The coronavirus death toll in New York state climbed to 1,550 on Tuesday, up more than 300 from the day before, Governor Andrew Cuomo announced at a briefing. He said more than 75,000 cases have been confirmed in the state, which is the U.S. epicenter of the virus outbreak.
Cuomo said health and government officials underestimated this virus. “It’s more powerful, it’s more dangerous than we expected,” he said.
The number of cases are expected to continue to climb in New York for about at least two more weeks, until the state hits a peak in infections, he said.
“We’re still going up the mountain,” Cuomo said. “The main battle is on the top of the mountain.”
The USNS Comfort, a Navy Hospital ship with 1,000 beds and 1,200 medical personnel, arrived in New York on Monday to help handle an expected overflow of patients. Several temporary hospitals are going up in the state.
Cuomo has made an urgent plea for health care workers.
“If you don’t have a health care crisis within your community, please come help us now,” he said Monday. “Today it’s New York, tomorrow it will be somewhere else. This is the time for us to help one another.”
Cuomo on his brother testing positive
Andrew Cuomo’s brother, CNN anchor Chris Cuomo, announced Tuesday that he has tested positive for the virus. “I have been exposed to people in recent days who have subsequently tested positive and I had fever, chills and shortness of breath. I just hope I didn’t give it to the kids and Cristina. That would make me feel worse than this illness!” he wrote on Twitter, referring to his wife, Cristina Greeven Cuomo.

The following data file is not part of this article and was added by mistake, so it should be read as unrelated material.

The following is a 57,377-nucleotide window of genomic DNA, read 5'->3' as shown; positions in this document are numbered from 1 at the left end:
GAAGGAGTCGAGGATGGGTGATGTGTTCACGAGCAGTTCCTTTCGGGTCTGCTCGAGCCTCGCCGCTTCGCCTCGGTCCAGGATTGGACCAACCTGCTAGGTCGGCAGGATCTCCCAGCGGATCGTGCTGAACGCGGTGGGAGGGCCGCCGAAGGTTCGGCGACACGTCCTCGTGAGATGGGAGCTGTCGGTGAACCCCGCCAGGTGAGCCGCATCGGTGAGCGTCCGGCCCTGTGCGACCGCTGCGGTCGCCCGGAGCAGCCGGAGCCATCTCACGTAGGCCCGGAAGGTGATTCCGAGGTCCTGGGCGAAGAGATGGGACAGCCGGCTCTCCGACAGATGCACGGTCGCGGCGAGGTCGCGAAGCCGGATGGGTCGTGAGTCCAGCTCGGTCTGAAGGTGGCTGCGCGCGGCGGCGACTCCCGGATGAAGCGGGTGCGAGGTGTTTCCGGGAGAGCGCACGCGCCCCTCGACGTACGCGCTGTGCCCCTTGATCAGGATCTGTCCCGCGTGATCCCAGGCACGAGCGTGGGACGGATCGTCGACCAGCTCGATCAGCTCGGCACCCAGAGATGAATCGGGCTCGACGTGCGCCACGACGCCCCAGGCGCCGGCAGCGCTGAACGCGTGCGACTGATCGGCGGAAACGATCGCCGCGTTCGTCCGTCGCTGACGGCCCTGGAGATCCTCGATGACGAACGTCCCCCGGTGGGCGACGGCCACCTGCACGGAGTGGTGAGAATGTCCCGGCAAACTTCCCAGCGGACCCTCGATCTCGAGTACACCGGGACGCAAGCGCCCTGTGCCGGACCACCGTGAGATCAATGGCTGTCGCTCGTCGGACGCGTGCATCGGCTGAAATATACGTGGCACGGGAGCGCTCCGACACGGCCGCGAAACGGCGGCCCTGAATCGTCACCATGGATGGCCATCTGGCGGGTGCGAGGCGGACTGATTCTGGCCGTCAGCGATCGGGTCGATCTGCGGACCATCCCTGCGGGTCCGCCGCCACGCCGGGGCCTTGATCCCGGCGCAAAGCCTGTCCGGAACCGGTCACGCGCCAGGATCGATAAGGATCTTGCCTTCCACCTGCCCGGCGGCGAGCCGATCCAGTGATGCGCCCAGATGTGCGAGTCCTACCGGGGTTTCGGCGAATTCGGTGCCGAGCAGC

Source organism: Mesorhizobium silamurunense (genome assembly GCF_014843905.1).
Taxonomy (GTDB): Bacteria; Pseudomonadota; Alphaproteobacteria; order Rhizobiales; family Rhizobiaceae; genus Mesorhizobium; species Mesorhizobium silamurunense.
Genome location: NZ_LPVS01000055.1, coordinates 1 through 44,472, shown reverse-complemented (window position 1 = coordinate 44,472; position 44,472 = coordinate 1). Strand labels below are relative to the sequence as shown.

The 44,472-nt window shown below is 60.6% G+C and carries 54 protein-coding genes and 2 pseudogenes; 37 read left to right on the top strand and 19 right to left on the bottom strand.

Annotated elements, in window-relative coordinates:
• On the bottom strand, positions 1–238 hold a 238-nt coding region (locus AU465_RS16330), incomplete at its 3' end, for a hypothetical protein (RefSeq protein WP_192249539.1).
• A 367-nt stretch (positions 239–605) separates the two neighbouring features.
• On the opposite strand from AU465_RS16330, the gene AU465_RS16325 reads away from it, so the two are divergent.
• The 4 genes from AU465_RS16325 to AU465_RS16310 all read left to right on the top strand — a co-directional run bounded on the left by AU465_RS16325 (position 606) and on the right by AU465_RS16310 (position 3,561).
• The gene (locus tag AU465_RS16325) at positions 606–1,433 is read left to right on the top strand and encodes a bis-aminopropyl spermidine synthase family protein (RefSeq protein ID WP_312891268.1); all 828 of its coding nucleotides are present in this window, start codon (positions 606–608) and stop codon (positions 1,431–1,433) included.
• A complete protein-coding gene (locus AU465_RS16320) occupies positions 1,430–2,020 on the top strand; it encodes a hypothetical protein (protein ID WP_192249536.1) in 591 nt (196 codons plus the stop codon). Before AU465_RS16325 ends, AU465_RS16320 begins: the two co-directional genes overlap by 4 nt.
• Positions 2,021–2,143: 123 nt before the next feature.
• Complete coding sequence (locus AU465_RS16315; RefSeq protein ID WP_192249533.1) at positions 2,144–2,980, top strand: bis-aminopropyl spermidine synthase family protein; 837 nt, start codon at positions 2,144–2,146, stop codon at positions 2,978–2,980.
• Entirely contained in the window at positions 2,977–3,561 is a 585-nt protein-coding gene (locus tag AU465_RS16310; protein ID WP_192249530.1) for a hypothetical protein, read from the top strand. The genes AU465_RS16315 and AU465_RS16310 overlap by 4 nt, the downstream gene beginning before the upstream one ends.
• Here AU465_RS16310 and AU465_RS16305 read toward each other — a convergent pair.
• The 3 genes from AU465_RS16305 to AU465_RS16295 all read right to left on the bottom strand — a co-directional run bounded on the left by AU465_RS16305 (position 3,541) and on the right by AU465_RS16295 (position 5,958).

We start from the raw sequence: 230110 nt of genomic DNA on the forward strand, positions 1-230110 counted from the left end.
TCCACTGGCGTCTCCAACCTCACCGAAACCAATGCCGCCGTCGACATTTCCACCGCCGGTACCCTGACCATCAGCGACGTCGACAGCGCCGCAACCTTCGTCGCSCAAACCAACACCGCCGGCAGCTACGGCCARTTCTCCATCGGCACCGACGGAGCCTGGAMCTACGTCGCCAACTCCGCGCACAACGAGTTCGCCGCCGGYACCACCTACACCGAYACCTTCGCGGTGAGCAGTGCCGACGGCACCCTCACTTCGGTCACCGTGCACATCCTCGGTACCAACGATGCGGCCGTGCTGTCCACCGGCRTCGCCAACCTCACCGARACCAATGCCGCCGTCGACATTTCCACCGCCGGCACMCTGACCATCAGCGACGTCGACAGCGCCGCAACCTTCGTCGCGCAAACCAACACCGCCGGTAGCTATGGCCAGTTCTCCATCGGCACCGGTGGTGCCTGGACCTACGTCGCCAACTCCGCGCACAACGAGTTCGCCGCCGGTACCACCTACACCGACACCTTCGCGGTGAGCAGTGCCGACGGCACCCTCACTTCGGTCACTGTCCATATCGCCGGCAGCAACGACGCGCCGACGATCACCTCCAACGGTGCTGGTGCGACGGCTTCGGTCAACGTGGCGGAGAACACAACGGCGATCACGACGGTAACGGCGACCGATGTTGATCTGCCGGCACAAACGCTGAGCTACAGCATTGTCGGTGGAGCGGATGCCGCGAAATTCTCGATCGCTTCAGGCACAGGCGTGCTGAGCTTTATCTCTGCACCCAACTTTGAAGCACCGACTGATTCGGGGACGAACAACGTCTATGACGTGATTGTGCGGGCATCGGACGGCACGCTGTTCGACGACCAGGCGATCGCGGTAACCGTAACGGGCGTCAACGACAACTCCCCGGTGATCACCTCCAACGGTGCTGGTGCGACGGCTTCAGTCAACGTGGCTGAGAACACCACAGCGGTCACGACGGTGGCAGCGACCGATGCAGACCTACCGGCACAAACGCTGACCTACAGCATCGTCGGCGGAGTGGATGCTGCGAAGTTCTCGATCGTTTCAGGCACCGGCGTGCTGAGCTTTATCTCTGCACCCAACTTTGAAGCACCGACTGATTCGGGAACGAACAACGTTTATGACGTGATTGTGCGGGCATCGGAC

Andrew Cuomo said Tuesday his brother is “going to be fine.” “He is young, in good shape, strong – not as strong as he thinks, but he will be fine,” the governor said.
He also said, “There’s a lesson in this.”
According to Andrew Cuomo, his elderly mother, Matilda Cuomo, was at his brother’s house two weeks ago. “I said ‘that is a mistake,'” the governor said, adding that the incident is when he came up with the idea for “Matilda’s Law,” part of his executive order to help protect seniors, immune-compromised people and those with underlying illness.
“Love is sometimes … needs to be a little smarter than just reactive,” Andrew Cuomo said.
He urged people to remember who is vulnerable and protect them.